[YOUTUBE]http://www.youtube.com/watch?v=88rkNR_n9_0[/YOUTUBE]

This video demonstrates the rebound and compression forces they contend with in one race. Try that with your suspension seat you really would not make it past the first jump.....and or be in control of the truck.

Good luck on your endeavor.

KAP

P.S. I really considered suspension seats for my boat but everything I researched indicated I would be far better with a kevlar/carbonfiber tub style seat.

As for the best suspension seats for a v-bottom.. they are your legs...take a look at some of the Mc Manus Apache videos. The crew in the boat is standing up.
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Old 12-17-2011, 01:12 PM
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Quote:
Originally Posted by kap328 View Post
Hello Viperfitness:

In automotive racing you have about 5.5g of lateral force constantly on a driver in oval tracks. In off road racing you have various loads on the driver and co-driver in excess of 6g's both in flexion and compression type situations.

This brief video demonstrates what types of forces I was talking about. The vehicle has tub style seating with minimal padding...typically Sparco or same or similar seating.

Baja 1000 is 1000miles in about 18 hours....brutal IMO.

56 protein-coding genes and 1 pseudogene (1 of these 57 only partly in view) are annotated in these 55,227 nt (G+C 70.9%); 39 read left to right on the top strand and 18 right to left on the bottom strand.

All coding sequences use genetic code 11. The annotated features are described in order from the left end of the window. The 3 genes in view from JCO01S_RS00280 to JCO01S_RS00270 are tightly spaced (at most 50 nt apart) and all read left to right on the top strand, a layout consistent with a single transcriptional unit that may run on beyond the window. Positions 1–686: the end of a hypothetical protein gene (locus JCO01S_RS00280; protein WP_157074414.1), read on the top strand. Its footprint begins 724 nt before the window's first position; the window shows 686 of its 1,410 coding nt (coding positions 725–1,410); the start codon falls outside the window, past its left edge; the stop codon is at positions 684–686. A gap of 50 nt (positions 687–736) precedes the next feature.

Let me know when you get one of those seats into a Trophy truck.

http://www.youtube.com/watch?v=88rkNR_n9_0

This video demonstrates the rebound and compression forces they contend with in one race. Try that with your suspension seat you really would not make it past the first jump.....and or be in control of the truck.

Good luck on your endeavor.

KAP

P.S. I really considered suspension seats for my boat but everything I researched indicated I would be far better with a kevlar/carbonfiber tub style seat.

As for the best suspension seats for a v-bottom.. they are your legs...take a look at some of the Mc Manus Apache videos. The crew in the boat is standing up.
As a complete outsider, I don't know how you can compare the two. The trucks have a suspensions, boats don't. If those trucks has both a truck and seat suspension, many times they would be out of sync making it nearly impossible to drive, but in a boat, the only minor give you would get is through the viscosity of the water. I think the idea of a suspension seat in a boat is a great idea....in a Baja truck, not so much.

I see how a trophy with seat suspension could be at opposite ends on both their available travel but not in a boat. In layman's terms, I think you are describing what its like to jump on a trampoline that someone else is jumping on. Sometimes it can launch you higher, and other times it can buckle your knees, or even stop you dead.

Last edited by prostock85; 12-17-2011 at 01:18 PM.